Britain and the Bolshevik Revolution: A Study in the Politics of Diplomacy, 1920-1924

By Stephen White | Go to book overview

3

Conferences

The strategy of 'peaceful penetration' 1 appeared to have got off to an auspicious start when the New Economic Policy (NEP), effectively de-nationalising small-scale industry and retail trade and returning to more orthodox principles of public finance and law, was endorsed by the Tenth Congress of the Russian Communist Party in March 1921. Its decisions, the Review of Reviews declared, had been 'in favour of the abandonment of Communism'. The 'Communistic experiment had failed', commented the New Statesman; Lenin was now 'driving the Russian State furiously back on the road to capitalism ... All in Russia acknowledge this save a handful of desperate doctrinaires'. 2 Lenin, added the Spectator, the author and head of the organisation which had administered Communism by means of the Soviets, had 'admitted the economic collapse of his system'. It was now conceded that the abolition of private enterprise and private commerce had been a 'disastrous fiasco', wrote the Economist; the Soviet leaders themselves admitted that the 'attempt to force Communism on the nation had failed'. From a business point of view, the paper added, there were 'undoubtedly big possibilities'. 3

Indeed many at this time believed, as Krasin's wife recalled, that it would 'not be long before foreign capital would reassume, under modified conditions, its former prominent place in Russia'. In well-informed quarters, added The Times, it was believed that Lenin was persuaded of the failure of Bolshevism and that it was 'only a matter of hitting on a suitable formula to re-introduce the capitalistic system into Russia'. 4 The advice which the Foreign Office received from its representatives in Russia was largely in accord with these impressions. The two previous months, wrote William Peters, Assistant Agent at the British Mission in Moscow, at the end of May, had been marked by a 'complete change in the Soviet internal economic situation'. The Soviet government, he reported, was now 'consciously encouraging the growth of capitalism'. The head of the British Mission, R. M. Hodgson,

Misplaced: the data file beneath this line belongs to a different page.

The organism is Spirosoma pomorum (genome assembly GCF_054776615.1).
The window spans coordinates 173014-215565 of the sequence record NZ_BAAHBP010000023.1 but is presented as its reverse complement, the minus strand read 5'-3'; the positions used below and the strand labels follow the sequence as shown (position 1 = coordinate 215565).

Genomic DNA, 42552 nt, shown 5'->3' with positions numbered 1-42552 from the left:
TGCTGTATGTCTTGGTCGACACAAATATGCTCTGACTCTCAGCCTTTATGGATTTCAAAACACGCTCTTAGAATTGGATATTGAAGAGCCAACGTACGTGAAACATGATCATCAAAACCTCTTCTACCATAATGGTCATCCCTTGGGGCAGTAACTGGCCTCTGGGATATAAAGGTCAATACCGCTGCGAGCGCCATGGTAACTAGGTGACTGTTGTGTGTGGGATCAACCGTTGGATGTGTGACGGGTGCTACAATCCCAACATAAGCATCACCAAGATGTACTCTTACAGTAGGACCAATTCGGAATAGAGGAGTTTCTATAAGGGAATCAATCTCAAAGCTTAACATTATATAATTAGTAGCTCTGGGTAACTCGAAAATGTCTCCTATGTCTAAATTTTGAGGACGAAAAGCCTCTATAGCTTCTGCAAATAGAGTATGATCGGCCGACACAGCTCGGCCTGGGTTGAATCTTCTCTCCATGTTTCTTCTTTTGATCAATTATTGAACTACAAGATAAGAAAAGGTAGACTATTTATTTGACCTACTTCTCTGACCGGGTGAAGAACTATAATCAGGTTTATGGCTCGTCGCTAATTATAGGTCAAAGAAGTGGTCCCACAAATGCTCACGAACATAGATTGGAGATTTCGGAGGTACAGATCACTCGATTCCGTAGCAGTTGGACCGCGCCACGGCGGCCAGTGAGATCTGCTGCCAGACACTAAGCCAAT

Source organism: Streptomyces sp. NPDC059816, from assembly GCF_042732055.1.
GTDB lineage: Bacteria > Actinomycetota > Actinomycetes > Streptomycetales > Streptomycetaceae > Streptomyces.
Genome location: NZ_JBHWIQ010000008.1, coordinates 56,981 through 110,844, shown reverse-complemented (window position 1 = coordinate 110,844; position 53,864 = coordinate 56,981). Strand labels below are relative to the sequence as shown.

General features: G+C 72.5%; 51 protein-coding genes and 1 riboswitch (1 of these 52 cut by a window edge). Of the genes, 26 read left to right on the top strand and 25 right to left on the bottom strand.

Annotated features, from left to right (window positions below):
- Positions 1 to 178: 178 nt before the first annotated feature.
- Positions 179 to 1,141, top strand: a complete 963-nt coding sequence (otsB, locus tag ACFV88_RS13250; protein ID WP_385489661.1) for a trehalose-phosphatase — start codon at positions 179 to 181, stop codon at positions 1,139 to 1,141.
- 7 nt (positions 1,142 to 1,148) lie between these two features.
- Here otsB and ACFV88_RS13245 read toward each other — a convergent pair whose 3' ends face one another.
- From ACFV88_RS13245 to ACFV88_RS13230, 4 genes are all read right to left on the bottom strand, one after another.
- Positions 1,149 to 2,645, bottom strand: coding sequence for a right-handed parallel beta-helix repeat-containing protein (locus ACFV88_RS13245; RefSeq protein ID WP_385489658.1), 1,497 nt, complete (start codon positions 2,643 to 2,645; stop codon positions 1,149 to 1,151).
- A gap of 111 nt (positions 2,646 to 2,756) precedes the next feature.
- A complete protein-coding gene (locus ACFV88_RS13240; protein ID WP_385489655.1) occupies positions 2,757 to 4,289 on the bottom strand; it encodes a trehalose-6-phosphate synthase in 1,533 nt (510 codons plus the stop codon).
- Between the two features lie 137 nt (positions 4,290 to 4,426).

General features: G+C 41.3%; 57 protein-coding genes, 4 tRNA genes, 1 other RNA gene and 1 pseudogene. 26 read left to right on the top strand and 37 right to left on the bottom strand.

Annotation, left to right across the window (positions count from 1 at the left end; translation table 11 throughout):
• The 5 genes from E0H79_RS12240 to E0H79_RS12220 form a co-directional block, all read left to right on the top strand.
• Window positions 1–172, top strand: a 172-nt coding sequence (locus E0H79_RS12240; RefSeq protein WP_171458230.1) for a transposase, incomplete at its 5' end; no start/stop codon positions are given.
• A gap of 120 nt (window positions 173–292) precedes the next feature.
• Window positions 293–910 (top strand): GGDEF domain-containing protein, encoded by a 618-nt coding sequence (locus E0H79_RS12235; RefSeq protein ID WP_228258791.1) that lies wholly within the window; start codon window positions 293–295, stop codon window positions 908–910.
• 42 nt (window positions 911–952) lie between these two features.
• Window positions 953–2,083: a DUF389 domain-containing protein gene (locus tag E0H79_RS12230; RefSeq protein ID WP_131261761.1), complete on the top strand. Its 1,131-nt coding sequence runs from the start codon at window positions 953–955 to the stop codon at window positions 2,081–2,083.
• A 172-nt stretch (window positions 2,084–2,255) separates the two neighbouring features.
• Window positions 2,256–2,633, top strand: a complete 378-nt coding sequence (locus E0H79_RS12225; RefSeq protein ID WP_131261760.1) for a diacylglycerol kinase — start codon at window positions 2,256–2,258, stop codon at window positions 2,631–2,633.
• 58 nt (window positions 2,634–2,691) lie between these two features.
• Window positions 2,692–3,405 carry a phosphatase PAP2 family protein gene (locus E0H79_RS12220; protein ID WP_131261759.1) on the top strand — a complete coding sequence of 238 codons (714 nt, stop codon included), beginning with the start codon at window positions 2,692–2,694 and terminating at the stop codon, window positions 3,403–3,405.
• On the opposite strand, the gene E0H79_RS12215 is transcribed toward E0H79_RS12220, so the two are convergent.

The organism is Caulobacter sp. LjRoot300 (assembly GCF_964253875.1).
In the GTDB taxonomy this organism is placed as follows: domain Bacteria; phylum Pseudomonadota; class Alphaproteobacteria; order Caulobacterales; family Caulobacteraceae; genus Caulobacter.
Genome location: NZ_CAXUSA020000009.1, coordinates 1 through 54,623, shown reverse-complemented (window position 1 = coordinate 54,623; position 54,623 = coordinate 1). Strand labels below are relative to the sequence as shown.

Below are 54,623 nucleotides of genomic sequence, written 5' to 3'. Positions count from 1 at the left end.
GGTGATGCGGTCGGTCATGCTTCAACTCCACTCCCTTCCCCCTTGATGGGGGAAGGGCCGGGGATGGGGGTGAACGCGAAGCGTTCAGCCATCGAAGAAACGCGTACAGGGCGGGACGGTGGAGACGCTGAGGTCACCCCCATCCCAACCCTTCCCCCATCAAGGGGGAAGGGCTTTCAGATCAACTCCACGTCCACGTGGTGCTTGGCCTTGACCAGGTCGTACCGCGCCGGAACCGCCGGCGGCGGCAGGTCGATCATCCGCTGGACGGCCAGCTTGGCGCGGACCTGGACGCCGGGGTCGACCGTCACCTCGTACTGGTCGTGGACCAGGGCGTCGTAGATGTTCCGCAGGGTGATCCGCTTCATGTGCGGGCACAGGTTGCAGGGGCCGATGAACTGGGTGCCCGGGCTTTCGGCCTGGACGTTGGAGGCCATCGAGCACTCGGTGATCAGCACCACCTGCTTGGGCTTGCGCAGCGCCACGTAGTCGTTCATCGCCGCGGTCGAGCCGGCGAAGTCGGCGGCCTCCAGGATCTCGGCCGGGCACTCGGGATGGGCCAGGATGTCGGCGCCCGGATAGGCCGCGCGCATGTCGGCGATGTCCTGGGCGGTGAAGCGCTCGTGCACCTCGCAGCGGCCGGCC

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Britain and the Bolshevik Revolution: A Study in the Politics of Diplomacy, 1920-1924
Table of contents

Table of contents

  • Britain and the Bolshevik Revolution - A Study in the Politics of Diplomacy, 1920-1924 *
  • Contents *
  • Preface *
  • List of Abbreviations *
  • Part I - Negotiation *
  • I - The Trade Agreement *
  • 2 - Labour and Soviet Russia *
  • 3 - Conferences *
  • Part II - Imperial Confrontation *
  • 4 - Imperial Crisis and Soviet Russia *
  • 5 - Soviet Russia and Revolution *
  • 6 - The Curzon Note' *
  • Part III - Labour, Business and Recognition *
  • 7 - 'Entente Commerciale' *
  • 8 - Soviet Russia and Labourism *
  • Conclusion: - Class, Party and Foreign Policy *
  • Notes *
  • Select Bibliography *
  • Index *
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